Right of Survivorship Explained
When you own a property equally with another individual as Joint Tenants, your share of that property will pass to the surviving owner on your death. This is known as the Right of Survivorship.
If you own a property as Joint Tenants, you cannot dictate who you want to leave your share of your property to. It automatically goes to the other Joint Tenant (Joint Owner) under the Right of Survivorship.
You may not want to leave your share of property to the individual you jointly own the property with when you die. Instead, you may wish to protect your share of the property so it passes to your family rather than being used for care home fees. To protect your share of the property against care home fees, you will need to create a Trust. You must also own your property as Tenants in Common which we explain below.
For initial legal advice get in touch with our Wills and Trusts Solicitors.
Tenants in Common Explained
Owning a property as Tenants in Common rather than Joint Tenants allows you to own an unequal percentage share in the property. The Right of Survivorship does not apply if you own a property as Tenants in Common. This means your share of the property will pass under the terms of your Will or the Rules of Intestacy.
If you do own your property as Tenants in Common you should consider making a Will. This is to makes sure your share of your property passes to your loved ones. For example, if you own your home with your partner and you have children from another relationship, you may wish to make a Will leaving your share of your property to your children.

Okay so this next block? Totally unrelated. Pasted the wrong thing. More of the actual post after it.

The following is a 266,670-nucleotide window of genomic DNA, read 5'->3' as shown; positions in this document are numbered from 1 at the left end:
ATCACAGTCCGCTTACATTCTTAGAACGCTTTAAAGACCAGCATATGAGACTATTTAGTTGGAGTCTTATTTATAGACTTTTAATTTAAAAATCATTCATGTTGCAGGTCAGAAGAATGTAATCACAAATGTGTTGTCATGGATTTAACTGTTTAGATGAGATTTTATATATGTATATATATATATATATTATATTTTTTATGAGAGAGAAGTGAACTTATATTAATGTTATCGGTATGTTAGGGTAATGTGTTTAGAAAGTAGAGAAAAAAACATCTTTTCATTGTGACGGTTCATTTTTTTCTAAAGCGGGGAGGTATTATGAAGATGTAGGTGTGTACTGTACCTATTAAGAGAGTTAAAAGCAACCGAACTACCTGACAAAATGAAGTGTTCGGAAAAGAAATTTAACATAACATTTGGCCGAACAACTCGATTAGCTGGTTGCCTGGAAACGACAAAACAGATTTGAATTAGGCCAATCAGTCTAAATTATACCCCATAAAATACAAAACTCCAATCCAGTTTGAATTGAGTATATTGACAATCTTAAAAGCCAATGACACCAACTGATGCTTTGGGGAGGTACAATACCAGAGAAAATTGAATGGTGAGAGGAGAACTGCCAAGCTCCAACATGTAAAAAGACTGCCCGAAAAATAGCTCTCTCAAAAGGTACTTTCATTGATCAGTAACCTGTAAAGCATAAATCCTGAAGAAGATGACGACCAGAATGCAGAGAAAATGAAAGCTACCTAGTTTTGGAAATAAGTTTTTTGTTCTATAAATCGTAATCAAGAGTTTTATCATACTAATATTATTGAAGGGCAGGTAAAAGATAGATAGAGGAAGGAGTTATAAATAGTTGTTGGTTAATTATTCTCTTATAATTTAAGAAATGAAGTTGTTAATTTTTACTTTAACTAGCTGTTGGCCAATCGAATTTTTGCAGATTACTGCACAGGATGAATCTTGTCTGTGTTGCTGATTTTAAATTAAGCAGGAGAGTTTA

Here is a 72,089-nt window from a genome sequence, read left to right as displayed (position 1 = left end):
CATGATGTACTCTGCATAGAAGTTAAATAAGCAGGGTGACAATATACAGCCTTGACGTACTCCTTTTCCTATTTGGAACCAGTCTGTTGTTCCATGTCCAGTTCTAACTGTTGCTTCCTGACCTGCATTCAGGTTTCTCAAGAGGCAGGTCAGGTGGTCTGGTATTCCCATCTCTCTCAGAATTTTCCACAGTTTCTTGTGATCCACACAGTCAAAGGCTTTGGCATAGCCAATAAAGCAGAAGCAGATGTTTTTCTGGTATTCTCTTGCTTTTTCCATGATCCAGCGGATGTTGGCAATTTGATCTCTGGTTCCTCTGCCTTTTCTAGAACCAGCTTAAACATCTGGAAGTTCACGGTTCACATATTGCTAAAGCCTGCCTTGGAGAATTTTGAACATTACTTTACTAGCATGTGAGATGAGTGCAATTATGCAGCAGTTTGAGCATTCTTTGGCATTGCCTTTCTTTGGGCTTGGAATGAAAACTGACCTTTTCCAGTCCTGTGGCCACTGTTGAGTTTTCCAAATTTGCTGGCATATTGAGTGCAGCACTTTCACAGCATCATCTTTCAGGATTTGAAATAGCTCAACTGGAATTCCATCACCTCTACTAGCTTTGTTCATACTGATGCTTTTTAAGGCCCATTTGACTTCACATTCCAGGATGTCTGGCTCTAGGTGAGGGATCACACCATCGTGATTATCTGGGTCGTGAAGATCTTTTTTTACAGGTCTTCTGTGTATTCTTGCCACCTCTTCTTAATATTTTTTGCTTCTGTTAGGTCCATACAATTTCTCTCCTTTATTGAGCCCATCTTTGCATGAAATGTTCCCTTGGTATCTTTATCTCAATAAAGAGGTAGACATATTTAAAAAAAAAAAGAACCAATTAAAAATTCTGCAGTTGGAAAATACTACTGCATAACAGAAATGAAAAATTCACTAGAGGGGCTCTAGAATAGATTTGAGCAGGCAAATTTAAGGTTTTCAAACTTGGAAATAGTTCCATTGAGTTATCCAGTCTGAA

This protects your children should your surviving partner go on to remarry as your share of the property remains ring-fenced for your children under the terms of your Will.
The other advantage of owning your property as Tenants in Common is that it cannot be used towards your surviving partner’s care providing you leave your property to your children or in trust under the terms of your Will.
Can You Change from Joint Tenants to Tenants in Common?
Yes you can change your property ownership from Joint Tenants to Tenants in Common by ‘Severing the Joint Tenancy’.
It’s best to get advice from a Wills and Trusts Solicitor if you’re considering changing from Joint Tenants to Tenants in Common.
You may need to update your Will to provide for your family or create a ‘Life Interest Trust’. A Life Interest Trust enables you to leave your share of your property to your surviving partner which will allow them to live in the property until the die. Once they die, your share of the property will be given to the beneficiaries named in your Will.
If you want control over who gets your share of your property when you die, you do need to make a Will. Otherwise, the complicated and sometimes unfair Rules of Intestacy will apply.
How Simpson Millar Can Help You
One of our experienced team of Wills and Trusts Solicitors can help you decide exactly what you want to achieve in your later life planning and make sure that they help you get your Will and any necessary Trusts to reflect what you want.
Getting advice from a specialist Solicitor allows you to get the best advice and makes sure everything is done correctly.
They can help you to change from Joint Tenants to Tenants in Common and also write you a Will so you can decide who inherits your share of the property.
Make these changes to how you own your property as soon as you can. It’s never too early to start planning for your future.
One of our experienced Wills and Trusts Solicitors will be happy to help you.
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